Agreement on the Conservation of Albatrosses and Petrels

The last straw? Two Southern Ocean albatrosses die after ingesting balloons in Australia

ACAP Latest News has previously reported more than once on albatrosses and petrels becoming entangled with or ingesting latex balloons.  Records include entanglements and/or ingestions for the Black-footed Albatross Phoebastria nigripes and Arctic Fulmar Fulmarus glacialis in the Northern Hemisphere and Black-browed Albatross Thalassarche melanophris, Northern Macronectes halli and Southern M. giganteus Giant Petrels, Short-tailed Shearwater Puffinus tenuirostris and possibly Antarctic Petrel Thalassoica antarctica (one of the most southerly breeding seabirds) in the Southern Hemisphere (click here).

Two more procellariiform species, both ACAP-listed, can now be added to the above list.

Beach-washed carcasses of a Grey-headed Albatross Thalassarche chrysostoma (01 July 2015) and a Light-mantled Albatross Phoebetria fusca (09 October 2015) collected from Fraser Island, south-east Queensland, Australia both yielded pieces of balloons on necropsy by University of Tasmania PhD student, Lauren Roman.

David Stewart reports to ACAP Latest News that the Light-mantled Albatross more than likely died from a blocked gastro-intestinal tract (GIT).

The knot from a balloon blocks the gastro-intestinal tract of a Light-mantled Albatross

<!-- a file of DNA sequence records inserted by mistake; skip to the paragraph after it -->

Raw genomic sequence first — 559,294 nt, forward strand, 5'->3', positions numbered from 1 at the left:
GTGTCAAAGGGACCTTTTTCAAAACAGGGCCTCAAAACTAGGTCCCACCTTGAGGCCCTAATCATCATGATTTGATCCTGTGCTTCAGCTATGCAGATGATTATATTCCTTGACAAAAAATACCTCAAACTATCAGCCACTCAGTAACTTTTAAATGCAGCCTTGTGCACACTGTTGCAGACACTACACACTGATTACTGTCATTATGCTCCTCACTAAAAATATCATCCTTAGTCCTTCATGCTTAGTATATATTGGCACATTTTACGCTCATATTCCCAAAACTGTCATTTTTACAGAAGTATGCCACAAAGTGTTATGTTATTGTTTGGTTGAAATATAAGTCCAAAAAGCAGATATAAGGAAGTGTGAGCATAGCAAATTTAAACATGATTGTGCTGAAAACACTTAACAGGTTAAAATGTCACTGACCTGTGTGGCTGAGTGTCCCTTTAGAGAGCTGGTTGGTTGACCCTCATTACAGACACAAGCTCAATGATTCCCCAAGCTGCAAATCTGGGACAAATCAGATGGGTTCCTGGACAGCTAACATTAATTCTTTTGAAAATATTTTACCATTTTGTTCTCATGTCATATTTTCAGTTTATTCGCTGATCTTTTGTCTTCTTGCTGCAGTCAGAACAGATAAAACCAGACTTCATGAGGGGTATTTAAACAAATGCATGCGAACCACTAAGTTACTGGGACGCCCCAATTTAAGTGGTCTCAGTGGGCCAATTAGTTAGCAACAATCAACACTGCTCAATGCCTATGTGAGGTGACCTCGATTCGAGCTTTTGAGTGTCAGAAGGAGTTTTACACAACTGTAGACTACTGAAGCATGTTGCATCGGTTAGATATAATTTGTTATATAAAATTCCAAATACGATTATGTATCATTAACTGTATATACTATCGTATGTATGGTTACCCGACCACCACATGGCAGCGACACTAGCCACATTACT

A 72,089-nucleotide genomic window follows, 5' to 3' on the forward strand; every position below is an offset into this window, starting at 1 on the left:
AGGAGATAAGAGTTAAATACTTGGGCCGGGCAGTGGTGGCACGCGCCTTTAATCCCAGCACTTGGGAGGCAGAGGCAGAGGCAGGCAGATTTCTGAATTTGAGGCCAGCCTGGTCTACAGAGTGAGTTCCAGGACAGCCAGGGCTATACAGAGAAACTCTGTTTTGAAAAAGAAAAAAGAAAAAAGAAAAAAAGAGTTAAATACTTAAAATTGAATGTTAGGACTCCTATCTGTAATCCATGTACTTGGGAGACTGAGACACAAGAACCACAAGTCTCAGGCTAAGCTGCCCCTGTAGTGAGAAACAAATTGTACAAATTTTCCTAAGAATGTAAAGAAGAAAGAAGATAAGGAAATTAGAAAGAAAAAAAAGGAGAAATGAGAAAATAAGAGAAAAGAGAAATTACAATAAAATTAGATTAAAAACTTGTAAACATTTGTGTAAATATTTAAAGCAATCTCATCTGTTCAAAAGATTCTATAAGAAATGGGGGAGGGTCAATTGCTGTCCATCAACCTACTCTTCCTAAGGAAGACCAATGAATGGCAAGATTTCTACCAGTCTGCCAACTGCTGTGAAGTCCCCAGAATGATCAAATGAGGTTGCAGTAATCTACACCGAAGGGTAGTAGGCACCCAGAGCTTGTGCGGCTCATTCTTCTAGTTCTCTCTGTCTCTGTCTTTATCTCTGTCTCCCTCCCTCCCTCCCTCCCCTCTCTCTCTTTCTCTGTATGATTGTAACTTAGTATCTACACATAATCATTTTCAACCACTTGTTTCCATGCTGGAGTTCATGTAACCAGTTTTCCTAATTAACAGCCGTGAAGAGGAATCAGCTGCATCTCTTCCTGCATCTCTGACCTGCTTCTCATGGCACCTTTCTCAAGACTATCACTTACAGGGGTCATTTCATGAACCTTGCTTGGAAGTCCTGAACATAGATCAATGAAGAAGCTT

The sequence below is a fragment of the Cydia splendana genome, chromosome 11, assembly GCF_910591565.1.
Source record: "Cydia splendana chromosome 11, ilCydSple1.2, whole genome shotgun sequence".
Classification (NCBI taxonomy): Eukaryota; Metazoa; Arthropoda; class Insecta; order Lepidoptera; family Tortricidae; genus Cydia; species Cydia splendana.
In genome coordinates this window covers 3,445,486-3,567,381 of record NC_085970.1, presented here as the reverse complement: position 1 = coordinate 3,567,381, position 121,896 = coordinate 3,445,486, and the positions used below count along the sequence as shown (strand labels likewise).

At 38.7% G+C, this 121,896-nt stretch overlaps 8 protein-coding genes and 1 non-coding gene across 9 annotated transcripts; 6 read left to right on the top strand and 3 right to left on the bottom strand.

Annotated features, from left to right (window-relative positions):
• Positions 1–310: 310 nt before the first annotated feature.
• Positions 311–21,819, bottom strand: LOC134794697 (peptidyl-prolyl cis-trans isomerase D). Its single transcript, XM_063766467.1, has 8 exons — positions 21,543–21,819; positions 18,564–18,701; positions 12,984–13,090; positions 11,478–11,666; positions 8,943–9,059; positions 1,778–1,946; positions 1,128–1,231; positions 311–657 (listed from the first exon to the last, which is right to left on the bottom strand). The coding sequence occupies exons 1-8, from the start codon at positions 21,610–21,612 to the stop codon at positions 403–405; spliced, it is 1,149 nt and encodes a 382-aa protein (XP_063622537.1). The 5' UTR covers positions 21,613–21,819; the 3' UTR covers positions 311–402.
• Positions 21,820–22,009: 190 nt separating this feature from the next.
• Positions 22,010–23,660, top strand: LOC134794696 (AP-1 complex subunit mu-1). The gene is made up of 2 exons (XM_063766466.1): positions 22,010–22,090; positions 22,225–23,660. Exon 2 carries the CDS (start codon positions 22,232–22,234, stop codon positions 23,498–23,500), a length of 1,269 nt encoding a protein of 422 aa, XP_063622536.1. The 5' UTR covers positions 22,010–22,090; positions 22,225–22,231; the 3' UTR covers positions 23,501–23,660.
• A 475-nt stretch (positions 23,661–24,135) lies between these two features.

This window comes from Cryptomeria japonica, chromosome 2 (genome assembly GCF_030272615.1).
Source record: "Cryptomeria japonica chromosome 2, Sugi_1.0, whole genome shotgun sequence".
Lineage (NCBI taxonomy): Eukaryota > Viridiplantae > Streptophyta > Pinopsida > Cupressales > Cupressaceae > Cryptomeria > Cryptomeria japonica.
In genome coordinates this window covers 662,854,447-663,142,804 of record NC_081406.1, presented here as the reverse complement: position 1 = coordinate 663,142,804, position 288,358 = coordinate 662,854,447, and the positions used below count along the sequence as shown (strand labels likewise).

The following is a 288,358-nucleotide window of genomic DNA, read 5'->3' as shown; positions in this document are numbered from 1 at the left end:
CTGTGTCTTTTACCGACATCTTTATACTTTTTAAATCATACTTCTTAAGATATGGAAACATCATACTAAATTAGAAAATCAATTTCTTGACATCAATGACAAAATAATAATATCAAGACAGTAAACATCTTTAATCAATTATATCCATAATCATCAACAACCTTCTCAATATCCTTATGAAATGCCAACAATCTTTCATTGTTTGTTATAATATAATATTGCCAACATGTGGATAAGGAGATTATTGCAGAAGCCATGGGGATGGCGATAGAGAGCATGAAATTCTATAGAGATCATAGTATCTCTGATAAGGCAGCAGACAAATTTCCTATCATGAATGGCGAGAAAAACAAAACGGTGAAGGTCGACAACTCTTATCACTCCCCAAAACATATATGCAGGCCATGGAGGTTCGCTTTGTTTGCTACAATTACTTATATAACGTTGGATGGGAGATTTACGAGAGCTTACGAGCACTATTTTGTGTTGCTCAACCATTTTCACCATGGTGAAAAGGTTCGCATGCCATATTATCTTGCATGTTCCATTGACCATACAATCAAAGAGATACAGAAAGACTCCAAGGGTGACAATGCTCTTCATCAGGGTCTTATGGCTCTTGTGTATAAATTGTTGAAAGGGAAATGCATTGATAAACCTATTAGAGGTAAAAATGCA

The ballon knot after removal

  For the other bird David writes to ALN:

“The Grey-headed Albatross [is] more difficult to assess. There was both pieces of plastic and material from two different balloons (two different shades of red), however it was unknown if there was sufficient foreign material in the GIT to cause problems.  The general condition of the albatross was poor, with no body fat and wasted muscles, however many seabirds that have been washed up on the beach are in a similar condition.”

The Grey-headed Albatross also included a plastic straw, the first such record of ingestion by an albatross known to ALN, at least from the Southern Hemisphere.

Pieces of a red balloon within a Grey-headed Albatross stomach

Balloon fragments and a plastic straw from the Grey-headed Albatross proventriculus

The Grey-headed Albatross balloon unwrapped

Photos courtesy of Fregetta Photography  

 In a number of countries, including in Australia, environmental groups are campaigning for halts, or at least controls, of the releases of helium-filled balloons, especially en masse when linked to celebrations and sports events.  You can follow some of these bodies on Facebook:

https://www.facebook.com/BalloonsBlow/

https://www.facebook.com/noballoonrelease2016/

https://www.facebook.com/Save-Queensland-from-Helium-Filled-Balloons-878697195533621/

https://www.facebook.com/ban.balloon.releases

Some environmental NGOs are also working against single-use plastic straws.

Read more on the above two incidents here.

With thanks to David Stewart.

John Cooper, ACAP Information Officer, 17 February 2017